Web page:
Martina

Martina is the feminine form of Martin which ultimately derives from the name of the Roman war of god, Mars, who played a prominent role in Roman worship, including being linked to agricultural functions. The etymology behind the name is uncertain though it could possibly be related to Latin mas meaning “male” or from Latin marcus meaning “large hammer”. However, it’s possible…

Liviana

Liviana is an Ancient Roman female name, the feminine form of Livianus which itself comes from Livius, an Ancient Roman family name of uncertain meaning though it’s been linked to Latin lividus meaning “bluish; envious”. Origin: uncertain, possibly Proto-Indo-European Variants: Livia (Ancient Roman, Italian, Romanian, English) Lívia (Portuguese, Hungarian, Slovak) Livie (French, Czech) Liwia (Polish)   Male forms: Livianus…

Tatia

Tatia is an Ancient Roman female name, the feminine form of Tatius, a Roman family name of unknown meaning though it could be of Sabine origin. I’ve seen a few possible meanings attached to it such as Latin tata meaning “daddy”, a term used by children; or that it could be from Ancient Greek táttō, the Attic form of tássō meaning “to…

Liana

Liana is the name of a type of long-stemmed wooded vines that grows in the jungle, derived from Middle French lien (to bind) via Latin ligo (to bind) which derives from PIE root word *leyǵ- (to bind, tie). Liana is also derived as a short form of names ending in -liana such as Eliana (a possibly a variant of Aeliana, the feminine form…

Nona

Nona is the name of a Roman goddess of pregnancy in Roman mythology, as well as the name of one of the Parcae (the female personifications of destiny), along with Morta and Decima. The Parcae are the Roman equivalent of the Moirai in Greek myth, and Nona is the equivalent of Clotho, who spun the thread of life….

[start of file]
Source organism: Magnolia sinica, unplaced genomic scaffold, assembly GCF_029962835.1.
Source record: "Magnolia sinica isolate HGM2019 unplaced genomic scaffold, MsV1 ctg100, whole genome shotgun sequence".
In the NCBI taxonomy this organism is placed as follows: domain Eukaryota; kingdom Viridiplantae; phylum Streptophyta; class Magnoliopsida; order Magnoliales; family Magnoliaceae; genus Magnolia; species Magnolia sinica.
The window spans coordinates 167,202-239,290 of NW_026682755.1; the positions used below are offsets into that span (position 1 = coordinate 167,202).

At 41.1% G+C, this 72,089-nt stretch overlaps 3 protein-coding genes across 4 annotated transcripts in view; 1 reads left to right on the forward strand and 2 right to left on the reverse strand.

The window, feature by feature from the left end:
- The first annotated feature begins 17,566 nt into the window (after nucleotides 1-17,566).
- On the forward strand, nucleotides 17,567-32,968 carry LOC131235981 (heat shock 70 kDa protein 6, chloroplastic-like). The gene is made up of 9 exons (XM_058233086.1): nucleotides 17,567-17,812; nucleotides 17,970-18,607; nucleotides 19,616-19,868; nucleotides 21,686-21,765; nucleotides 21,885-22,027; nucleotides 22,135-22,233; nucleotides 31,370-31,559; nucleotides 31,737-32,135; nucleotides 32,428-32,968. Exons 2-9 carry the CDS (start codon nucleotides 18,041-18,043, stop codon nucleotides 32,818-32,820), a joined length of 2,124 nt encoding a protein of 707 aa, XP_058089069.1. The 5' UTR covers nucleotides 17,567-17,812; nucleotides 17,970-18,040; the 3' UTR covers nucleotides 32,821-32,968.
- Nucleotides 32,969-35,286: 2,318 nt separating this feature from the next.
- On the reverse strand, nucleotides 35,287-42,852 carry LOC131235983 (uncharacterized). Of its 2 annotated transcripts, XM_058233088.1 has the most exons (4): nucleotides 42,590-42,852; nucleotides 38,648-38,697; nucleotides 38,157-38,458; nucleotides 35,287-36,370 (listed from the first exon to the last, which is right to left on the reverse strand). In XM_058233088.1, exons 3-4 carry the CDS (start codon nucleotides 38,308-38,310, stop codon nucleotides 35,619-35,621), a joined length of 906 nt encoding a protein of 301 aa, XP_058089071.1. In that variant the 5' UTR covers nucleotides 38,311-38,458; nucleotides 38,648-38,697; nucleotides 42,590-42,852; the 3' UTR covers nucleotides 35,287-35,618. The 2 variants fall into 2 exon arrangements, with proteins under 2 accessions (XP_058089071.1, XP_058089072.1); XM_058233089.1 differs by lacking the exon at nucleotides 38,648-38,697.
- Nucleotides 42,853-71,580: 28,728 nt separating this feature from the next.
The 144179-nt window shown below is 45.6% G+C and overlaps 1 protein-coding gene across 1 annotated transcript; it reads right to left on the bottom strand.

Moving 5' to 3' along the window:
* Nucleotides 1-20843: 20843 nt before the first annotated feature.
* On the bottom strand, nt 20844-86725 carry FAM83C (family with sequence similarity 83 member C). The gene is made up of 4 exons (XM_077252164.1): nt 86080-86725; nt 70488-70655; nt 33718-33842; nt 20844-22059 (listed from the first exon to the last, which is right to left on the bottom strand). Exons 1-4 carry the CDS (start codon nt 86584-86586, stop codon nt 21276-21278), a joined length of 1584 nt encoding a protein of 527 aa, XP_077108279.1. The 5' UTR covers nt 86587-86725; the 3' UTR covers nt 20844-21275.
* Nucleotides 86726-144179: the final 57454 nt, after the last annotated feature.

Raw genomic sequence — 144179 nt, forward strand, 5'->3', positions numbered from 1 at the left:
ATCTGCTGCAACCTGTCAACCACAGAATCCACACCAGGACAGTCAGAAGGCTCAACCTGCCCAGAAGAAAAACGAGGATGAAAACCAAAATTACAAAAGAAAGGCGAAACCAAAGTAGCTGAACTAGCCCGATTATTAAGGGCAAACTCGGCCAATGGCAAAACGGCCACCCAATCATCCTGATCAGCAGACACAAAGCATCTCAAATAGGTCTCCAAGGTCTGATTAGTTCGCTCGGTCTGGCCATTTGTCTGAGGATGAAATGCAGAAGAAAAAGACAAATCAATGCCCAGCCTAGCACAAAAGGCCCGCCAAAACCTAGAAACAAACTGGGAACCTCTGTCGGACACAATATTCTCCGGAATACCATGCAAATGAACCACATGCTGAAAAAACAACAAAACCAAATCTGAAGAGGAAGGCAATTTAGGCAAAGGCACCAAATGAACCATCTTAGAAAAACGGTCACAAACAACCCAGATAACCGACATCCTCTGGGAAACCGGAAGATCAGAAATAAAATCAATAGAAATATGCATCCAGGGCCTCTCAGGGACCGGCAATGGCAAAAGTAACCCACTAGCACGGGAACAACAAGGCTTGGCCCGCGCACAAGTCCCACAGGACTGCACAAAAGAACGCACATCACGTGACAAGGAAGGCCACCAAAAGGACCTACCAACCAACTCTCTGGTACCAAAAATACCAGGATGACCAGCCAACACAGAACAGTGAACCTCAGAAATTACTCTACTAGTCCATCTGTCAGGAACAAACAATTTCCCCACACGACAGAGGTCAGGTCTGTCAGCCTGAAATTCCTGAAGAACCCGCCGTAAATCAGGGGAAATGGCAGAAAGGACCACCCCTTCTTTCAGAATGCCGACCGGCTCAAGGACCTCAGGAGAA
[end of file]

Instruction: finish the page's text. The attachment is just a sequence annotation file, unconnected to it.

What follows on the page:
Cassius

Cassius comes from an Ancient Roman family name of uncertain meaning though it may be related to Latin cassus meaning “empty, vain” derived from Proto-Indo-European *ḱes- (to cut). The name can be pronounced as either kas-see-es or cash-es. Nicknames: Cass, Cash Origin: Proto-Indo-European Variants: Kassius (Late Roman, English) Cassian (Ancient Roman) Kassian (English) Cassianus (Ancient Roman) Cassius (Ancient Roman)   Female forms:…

Cayzer

Cayzer comes from a surname, a variant of Kaiser which derives from the Germanic word for “emperor”; it’s a variant form of Caesar, an Ancient Roman cognomen famously attributed to Julius Caesar which later came to be regarded as an imperial title. Though its origins are unknown, it’s been linked to Latin caesaries meaning “hair”, referring to abundant or a luxurious head of…

Luciana

Luciana is the feminine form of Lucianus, an Ancient Roman cognomen derived from the Roman praenomen Lucius meaning “light” from Latin lux (light) derived from a PIE root word *lewk– (light, bright; white). Luciana has various pronunciations depending on the region it’s from: loo-CHAH-nah (Italian), loo-SYAH-nah (Latin American Spanish) or loo-THYAH-nah (European Spanish). Nicknames: Lucy/Lucie Origin: Proto-Indo-European Variants: Luciána (Hungarian, Slovak) Lucienne (French)  …

Vulcan

Vulcan is the name of the god of fire, metalworking, the forge, and volcanoes in Roman mythology, the son of Juno and Jupiter. According to myth he was born so deformed that his own mother was horrified by him and threw him from Mt. Olympus and into the depths of the ocean, where he was found by the…

Aquilina

Aquilina is an Ancient Roman cognomen, the feminine form of Aquilinus, a derivative of Aquila meaning “eagle” from Latin aquila which derives from an unknown origin though it could be derived from Latin aquilus (dark-colored, swarthy), though another possible derivation for aquilus is Latin aqua (water) derived from a PIE root word. Aquila is the name of a constellation, the name of a genus of eagles,…